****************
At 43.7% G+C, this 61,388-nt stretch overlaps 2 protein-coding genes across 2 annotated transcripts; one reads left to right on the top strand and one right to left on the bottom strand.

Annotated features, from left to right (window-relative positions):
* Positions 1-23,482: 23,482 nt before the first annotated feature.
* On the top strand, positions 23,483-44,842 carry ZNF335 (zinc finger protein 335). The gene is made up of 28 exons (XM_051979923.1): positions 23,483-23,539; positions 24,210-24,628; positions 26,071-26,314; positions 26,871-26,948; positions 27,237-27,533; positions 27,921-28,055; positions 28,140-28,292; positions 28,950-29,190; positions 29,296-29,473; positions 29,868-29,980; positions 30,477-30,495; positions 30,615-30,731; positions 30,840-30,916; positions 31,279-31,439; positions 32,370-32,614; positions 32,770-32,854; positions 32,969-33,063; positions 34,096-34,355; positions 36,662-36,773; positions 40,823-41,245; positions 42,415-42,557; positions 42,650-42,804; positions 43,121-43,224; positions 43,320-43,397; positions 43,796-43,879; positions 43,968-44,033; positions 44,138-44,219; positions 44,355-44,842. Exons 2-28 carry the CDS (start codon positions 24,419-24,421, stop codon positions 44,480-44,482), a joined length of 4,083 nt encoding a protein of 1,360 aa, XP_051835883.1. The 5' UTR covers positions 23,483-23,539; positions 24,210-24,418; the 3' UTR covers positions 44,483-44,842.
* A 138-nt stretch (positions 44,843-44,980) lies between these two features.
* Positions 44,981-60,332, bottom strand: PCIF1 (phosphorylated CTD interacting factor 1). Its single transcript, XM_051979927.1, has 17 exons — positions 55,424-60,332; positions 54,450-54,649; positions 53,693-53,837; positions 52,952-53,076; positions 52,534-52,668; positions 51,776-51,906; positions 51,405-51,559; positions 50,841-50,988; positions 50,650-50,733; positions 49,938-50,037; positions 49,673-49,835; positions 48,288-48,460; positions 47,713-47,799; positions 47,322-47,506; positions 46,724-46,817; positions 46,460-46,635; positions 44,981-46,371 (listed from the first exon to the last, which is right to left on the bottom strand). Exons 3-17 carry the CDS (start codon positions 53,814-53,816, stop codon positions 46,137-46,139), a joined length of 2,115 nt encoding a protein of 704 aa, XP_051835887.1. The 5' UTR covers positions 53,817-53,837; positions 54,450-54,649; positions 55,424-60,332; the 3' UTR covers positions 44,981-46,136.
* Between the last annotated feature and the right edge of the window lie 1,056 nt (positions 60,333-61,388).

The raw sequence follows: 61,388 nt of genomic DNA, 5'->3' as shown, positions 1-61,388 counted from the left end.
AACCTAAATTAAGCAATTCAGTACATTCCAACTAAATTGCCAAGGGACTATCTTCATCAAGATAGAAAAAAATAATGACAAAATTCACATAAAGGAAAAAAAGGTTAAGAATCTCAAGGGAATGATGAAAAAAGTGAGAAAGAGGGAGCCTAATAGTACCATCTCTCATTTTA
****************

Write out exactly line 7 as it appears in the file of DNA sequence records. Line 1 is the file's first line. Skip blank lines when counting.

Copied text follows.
* Between the last annotated feature and the right edge of the window lie 1,056 nt (positions 60,333-61,388).